ATA’s Graves outlines the major issues that will change trucking in years ahead
October 21, 2013
ORLANDO, Fla – With Bob Dylan’s “The Times They Are a Changin” booming into the Marriott World Centre conference hall, American Trucking Associations president Bill Graves took to the stage this morning and addressed how...
ORLANDO, Fla – With Bob Dylan’s “The Times They Are a Changin” booming into the Marriott World Centre conference hall, American Trucking Associations president Bill Graves took to the stage this morning and addressed how change will transform the US trucking industry in the years to come.
He outlined a host of changes, including a need to reconsider “many of the traditional allegiances the business community has had within the Republican Party” in light of the party’s apparent hijacking by its ultra conservative Tea Party base, which the former Republican governor of Kansas called a “corrosive” influence.
Looking beyond party politics, Graves said change will manifest itself in additional efforts by the US Environmental Protection Agency to improve fuel efficiency and reduce greenhouse gas emissions.
“In this second round of changes our industry will need to be much more attentive to the cost/benefit analysis of any proposed rule as this next step could be very expensive for our industry,” Graves said.
Graves said change will also happen when the Federal Motor Carrier Safety Administration gets the long overdue Electronic Logging Device rulemaking finalized. This will be a “game changer”, he said, as it will keep drivers from manipulating log books and “force many of the bad actors in our industry to either change their ways or get off the road.”
Change is already happening as the industry adapts to the new Hours of Service rules.
“The jury is still out on the overall hit to industry productivity, but at the end of the day shippers and consumers will feel the impact,” he said.
Natural gas-powered vehicles will drive another change to the industry. Graves saw this as providing a “tremendously important opportunity” for the industry as it looks out over the horizon at a fuel that will compete with diesel on price and is domestically produced.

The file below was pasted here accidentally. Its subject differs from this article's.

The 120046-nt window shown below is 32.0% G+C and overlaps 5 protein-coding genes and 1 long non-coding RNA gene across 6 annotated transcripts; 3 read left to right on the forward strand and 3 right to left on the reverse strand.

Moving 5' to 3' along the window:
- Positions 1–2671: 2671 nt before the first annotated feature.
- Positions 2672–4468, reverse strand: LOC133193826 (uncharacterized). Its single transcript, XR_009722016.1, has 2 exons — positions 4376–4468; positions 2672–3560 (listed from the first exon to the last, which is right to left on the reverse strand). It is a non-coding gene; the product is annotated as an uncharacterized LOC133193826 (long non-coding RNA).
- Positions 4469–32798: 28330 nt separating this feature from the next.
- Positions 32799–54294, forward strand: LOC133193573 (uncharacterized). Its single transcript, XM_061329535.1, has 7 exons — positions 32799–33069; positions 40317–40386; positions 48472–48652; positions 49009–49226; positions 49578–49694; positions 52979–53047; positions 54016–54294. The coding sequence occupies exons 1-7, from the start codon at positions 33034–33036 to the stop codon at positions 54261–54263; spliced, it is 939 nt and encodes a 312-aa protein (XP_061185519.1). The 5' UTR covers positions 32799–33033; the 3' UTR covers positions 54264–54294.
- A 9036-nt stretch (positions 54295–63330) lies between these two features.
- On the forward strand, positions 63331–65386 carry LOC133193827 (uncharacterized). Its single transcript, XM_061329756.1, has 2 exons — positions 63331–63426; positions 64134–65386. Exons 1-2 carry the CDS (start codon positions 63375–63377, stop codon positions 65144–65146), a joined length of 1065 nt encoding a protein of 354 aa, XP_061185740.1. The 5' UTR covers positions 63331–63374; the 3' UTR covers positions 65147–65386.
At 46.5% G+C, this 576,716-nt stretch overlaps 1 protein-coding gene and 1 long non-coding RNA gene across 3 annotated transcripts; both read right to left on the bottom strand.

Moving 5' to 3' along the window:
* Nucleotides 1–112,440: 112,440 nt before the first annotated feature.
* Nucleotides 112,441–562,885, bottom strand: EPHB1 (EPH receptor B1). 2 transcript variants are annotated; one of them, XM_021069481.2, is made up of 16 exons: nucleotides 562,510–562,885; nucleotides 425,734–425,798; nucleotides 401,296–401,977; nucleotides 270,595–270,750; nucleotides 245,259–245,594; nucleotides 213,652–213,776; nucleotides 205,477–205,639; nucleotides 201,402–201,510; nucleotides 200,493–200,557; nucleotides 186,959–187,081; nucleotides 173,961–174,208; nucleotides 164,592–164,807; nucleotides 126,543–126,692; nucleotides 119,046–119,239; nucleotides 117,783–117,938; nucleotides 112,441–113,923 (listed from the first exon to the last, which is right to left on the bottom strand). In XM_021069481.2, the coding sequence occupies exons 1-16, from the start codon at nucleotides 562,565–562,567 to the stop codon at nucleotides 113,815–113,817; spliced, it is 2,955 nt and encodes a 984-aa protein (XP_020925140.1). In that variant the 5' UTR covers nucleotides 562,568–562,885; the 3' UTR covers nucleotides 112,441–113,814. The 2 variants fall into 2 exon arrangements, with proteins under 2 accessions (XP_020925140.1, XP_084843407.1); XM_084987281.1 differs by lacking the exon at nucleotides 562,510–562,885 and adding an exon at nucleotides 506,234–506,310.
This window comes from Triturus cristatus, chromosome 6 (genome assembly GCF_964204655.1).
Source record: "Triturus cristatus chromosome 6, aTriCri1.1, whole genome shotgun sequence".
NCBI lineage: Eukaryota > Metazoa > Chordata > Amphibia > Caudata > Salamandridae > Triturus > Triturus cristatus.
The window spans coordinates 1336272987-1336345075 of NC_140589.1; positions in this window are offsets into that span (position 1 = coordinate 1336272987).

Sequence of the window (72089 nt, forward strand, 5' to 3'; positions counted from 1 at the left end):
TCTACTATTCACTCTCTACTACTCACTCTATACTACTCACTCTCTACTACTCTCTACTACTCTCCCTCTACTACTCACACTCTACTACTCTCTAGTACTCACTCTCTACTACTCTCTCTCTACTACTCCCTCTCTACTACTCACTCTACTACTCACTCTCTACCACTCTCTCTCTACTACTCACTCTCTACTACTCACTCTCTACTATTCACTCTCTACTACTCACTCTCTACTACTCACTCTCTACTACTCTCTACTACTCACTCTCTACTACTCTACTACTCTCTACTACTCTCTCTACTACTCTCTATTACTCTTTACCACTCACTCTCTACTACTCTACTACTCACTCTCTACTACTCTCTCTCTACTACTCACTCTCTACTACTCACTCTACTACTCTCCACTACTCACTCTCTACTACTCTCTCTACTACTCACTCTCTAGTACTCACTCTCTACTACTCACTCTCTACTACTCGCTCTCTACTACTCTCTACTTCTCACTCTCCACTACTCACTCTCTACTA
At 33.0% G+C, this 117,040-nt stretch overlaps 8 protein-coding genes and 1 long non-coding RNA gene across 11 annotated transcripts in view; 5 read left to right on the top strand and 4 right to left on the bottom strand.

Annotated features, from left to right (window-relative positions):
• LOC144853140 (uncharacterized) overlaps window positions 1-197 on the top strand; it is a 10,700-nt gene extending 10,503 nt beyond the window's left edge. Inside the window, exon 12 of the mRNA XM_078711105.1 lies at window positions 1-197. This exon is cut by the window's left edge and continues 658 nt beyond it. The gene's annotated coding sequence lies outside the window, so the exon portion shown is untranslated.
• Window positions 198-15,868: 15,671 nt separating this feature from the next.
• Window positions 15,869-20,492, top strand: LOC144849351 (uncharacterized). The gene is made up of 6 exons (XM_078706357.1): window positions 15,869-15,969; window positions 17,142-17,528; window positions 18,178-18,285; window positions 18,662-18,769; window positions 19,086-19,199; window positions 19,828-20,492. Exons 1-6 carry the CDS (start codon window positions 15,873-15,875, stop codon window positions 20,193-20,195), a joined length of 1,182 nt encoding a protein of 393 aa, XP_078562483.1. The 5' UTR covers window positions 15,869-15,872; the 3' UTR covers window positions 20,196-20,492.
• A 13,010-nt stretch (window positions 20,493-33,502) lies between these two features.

The industry’s safety culture will be reshaped as the implications of CSA are fully recognized and felt by fleets and their drivers and when the Drug and Alcohol Clearinghouse is fully implemented so that unsafe drivers are no longer able to drift from state to state in order to hide their record,” he added.
The driver shortage has been an issue pressing with varying intensity for at least 20 years and Graves warned that in the future drivers available to the industry won’t likely fit the profile the industry is accustomed to – the 30- to 50-year-old male. And it will also force change in compensation.
“I believe the industry will need to examine, and likely change, its longstanding compensation model,” Graves said.
A capacity shortage has been a theme the ATA and other trucking interests have been raising since the start of the economic recovery. It has yet to transpire but Graves included it in his remarks on change, asserting that “change will happen when the shipping community’s ability to match up available truck capacity with economic demand becomes so limited and challenging that some accommodation towards greater truck productivity will logically need to occur.”
Same goes for infrastructure. Graves predicted that as Americans come to pay higher prices for everything due to increased fuel taxes and/or the proliferation of tolls, change will be afoot.
Graves has long been a proponent of the need to raise the US fuel tax and he took the opportunity to point out that former secretary of transportation Ray Lahood appears to have come around to this way of thinking. Lahood recently said Congress should bite the bullet by raising the gas tax 10 cents a gallon and indexing it.
“Our position in support of a fuel tax increase is absolutely the right position to take and everyone on Capitol Hill knows it…We’re just fighting the plague of intellectual amnesia that’s overwhelmed Washington on this and so many other issues,” Graves said. “I believe it will eventually get done. Tolls aren’t the answer. Raiding an already empty general fund isn’t the answer. Devolving to the states isn’t the answer. We all know the answer but it will only happen when there’s a change in the political winds on Capitol Hill.”
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